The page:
My power cord betrayed me again and I have been unable to log on until now.
In that time you have posted 250 comments. Do you even need me here? Yes, to put up posts. Here, have another one.
In other news, Bob and I have reached 48000 words on Rest in Pink, which I just gave back to him, even though he turns into a pumpkin about eight which is further exacerbated by muscle relaxants because he hurt his back. That’s what he gets for doing things other than writing.
I am now going to read comments and cut the hell out of the beginning of Lavender’s Blue because Rest in Pink starts fast and is very good. You all talk amongst yourselves in the comments (like you need me to tell you that).
Oh, and here’s the beginning of Rest in Pink. I know you haven’t read Lavender’s Blue yet, but Pink is supposed to stand alone. The X’s are the parts where I took out spoilers. I do not count the fact that Vince and Liz are lovers as a spoiler. You all knew that was coming after you read the first scene in Lavender.
SUNDAY, First Week of May
Posted on BurneyCommunityNews on Facebook:
WELCOME to BURNEY!
Burney, Ohio seems like a sleepy one stoplight town on the Ohio River, but come visit! We’re actually a seething caldron of illicit sex, graft, political corruption, and murder, controlled by the all-powerful Blue family! And now, Anemone Patterson, famous for her lurid past, has come to Burney with Elizabeth Danger, a woman from Burney with a shady history of her own, who is doing the dirty with dour Burney cop Vincent Cooper, possibly in an attempt to subvert the law!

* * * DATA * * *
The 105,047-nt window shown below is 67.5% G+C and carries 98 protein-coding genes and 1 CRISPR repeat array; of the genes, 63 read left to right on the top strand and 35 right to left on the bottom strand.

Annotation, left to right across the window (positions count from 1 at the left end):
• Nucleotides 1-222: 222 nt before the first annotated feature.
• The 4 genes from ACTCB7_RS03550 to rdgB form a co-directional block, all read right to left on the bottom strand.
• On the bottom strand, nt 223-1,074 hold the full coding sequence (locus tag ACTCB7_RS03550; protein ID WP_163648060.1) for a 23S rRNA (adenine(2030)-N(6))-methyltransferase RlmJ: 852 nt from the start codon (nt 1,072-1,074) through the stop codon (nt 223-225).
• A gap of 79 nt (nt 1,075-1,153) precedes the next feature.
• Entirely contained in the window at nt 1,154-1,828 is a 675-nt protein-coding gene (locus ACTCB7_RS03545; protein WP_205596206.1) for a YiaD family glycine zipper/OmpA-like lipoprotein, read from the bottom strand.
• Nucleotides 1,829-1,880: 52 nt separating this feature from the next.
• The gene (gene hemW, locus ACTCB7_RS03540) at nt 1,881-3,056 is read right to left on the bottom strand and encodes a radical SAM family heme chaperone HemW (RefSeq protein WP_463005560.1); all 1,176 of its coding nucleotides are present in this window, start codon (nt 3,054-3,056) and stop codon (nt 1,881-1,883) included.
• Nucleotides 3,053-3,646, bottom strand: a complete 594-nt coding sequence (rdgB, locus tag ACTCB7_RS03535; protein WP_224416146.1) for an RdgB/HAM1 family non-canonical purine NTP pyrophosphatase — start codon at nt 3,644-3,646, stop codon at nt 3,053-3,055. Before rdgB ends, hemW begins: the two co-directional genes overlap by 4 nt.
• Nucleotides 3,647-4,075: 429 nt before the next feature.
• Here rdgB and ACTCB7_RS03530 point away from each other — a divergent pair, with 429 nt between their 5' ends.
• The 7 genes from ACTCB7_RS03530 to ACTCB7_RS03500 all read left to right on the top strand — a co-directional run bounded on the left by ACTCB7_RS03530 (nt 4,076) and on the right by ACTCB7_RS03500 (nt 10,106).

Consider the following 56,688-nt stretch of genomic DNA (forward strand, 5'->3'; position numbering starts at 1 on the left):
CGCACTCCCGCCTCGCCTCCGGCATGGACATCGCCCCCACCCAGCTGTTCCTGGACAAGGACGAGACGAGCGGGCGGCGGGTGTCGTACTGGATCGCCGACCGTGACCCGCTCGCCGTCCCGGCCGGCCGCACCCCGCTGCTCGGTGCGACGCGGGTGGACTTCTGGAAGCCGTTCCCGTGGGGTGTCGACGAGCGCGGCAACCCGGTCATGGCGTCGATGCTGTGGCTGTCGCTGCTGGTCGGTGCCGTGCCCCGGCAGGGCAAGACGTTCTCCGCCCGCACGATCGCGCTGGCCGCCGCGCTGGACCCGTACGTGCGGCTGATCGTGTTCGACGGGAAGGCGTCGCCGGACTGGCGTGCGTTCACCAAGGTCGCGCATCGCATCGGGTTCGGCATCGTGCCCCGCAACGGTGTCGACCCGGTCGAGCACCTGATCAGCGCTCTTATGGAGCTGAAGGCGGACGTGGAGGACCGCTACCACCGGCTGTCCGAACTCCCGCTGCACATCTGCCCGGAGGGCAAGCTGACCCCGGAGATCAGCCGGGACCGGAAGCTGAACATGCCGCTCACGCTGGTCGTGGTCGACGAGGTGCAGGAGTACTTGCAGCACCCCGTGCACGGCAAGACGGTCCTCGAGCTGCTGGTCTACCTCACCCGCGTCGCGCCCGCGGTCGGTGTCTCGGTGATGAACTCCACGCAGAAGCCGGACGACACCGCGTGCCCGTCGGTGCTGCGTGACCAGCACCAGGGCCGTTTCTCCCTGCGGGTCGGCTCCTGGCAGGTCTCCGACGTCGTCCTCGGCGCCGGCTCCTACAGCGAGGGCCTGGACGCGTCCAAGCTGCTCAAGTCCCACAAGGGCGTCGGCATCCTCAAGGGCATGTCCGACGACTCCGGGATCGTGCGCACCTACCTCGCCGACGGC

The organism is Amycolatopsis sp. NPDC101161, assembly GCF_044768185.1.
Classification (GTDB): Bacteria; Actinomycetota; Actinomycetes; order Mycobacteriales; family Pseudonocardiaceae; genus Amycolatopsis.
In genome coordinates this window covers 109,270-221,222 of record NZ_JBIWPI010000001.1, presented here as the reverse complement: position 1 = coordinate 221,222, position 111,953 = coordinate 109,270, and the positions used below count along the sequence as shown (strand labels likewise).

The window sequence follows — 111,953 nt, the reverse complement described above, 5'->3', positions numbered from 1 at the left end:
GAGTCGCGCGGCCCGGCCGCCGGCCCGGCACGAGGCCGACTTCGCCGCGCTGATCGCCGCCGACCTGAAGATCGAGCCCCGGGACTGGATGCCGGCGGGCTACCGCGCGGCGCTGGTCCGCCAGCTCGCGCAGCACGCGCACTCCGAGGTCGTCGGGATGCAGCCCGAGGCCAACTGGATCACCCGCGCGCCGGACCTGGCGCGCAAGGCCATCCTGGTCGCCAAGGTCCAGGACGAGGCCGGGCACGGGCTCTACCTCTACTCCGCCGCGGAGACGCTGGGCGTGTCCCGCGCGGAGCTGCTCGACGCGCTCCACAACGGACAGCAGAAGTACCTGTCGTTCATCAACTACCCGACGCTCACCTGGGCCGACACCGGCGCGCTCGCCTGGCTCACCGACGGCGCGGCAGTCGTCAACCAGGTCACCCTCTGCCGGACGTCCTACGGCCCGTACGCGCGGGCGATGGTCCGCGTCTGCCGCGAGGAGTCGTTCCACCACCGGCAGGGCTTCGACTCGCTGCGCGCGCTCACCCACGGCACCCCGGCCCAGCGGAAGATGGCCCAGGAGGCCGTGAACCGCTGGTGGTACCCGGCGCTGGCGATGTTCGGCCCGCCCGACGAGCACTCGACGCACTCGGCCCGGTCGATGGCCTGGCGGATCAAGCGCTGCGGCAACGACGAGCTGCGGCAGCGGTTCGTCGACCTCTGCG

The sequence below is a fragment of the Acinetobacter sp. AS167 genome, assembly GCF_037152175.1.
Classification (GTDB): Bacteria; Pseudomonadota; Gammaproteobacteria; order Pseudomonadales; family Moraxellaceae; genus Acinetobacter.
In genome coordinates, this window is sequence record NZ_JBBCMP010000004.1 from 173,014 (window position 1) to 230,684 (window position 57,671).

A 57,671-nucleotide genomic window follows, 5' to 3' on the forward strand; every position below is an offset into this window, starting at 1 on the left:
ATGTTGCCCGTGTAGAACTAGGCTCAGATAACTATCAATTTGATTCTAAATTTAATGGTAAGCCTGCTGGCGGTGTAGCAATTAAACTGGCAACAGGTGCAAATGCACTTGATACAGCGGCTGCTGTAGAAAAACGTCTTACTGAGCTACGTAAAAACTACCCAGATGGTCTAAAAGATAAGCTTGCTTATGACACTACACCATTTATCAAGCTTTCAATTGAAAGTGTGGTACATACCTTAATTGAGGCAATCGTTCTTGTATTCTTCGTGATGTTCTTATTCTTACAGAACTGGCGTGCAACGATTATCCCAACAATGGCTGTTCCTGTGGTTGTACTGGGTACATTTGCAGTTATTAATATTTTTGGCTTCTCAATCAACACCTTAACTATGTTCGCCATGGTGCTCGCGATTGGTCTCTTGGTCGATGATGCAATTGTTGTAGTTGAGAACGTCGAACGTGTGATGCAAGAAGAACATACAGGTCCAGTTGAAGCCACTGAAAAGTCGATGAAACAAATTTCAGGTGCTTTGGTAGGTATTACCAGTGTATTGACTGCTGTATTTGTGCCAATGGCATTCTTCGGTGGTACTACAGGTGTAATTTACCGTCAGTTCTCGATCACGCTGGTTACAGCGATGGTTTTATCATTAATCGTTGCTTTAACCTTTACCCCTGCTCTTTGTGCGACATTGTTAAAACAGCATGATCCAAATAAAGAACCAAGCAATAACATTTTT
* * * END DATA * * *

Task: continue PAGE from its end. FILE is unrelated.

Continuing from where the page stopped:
Stay tuned for more dark doings and darker depravity as Burney turns even Bluer. Go to BurneySecrets&Lies at ThomasThacker.com and pre-order the forthcoming tell-all e-book on Burney and all its dark secrets, out soon. You will not be disappointed.
I’ve spent every Sunday night for the past five weeks with a cop. He is technically not on call on Sunday nights, which doesn’t stop people from calling him anyway, but he’s stopped picking up the phone, especially if we’re in bed when it rings. We see each other on other nights, but he picks up when people call then. Sundays are the nights we do not answer the phone.
I love Sunday nights.
I’d padded out to the counter of the old diner he lives in, still stark naked because the idea of being naked in a diner turns me on. Also the idea of the diner’s owner turns me on. Put the two of them together, and Sunday nights have gotten really satisfying for me, especially since this diner is private, transported to the woods on a flatbed truck to the banks of the Ohio River by the aforesaid cop, who will shoot anybody who comes near the place on Sunday nights. I have heard that he has actually said this to people, so he’s serious.
I’d come out to the counter to check my phone because the cop was asleep, and my employer, the fabulous Anemone Patterson, sometimes has brilliant ideas that she needs to share with me, and evidently Vince hasn’t given her the good news about Sunday nights yet. So I sat down at the counter in the empty diner—did I mention I was naked? it’s so great—and tapped the phone to look at my messages.
There were a lot of them.
Please don’t let anybody be dead, I thought, and then tapped the one person I absolutely trusted, my cousin Molly. Xxxxxxxxxxxxxxxxxxxxx.
I tapped on the voicemail, and Molly’s voice said, “I just texted you a Facebook URL. Go there right now. And then call me.”
That was it, that was the whole message. Given the urgency in her voice, I didn’t think it was cat videos, so I went to my texts, found hers, and hit the link.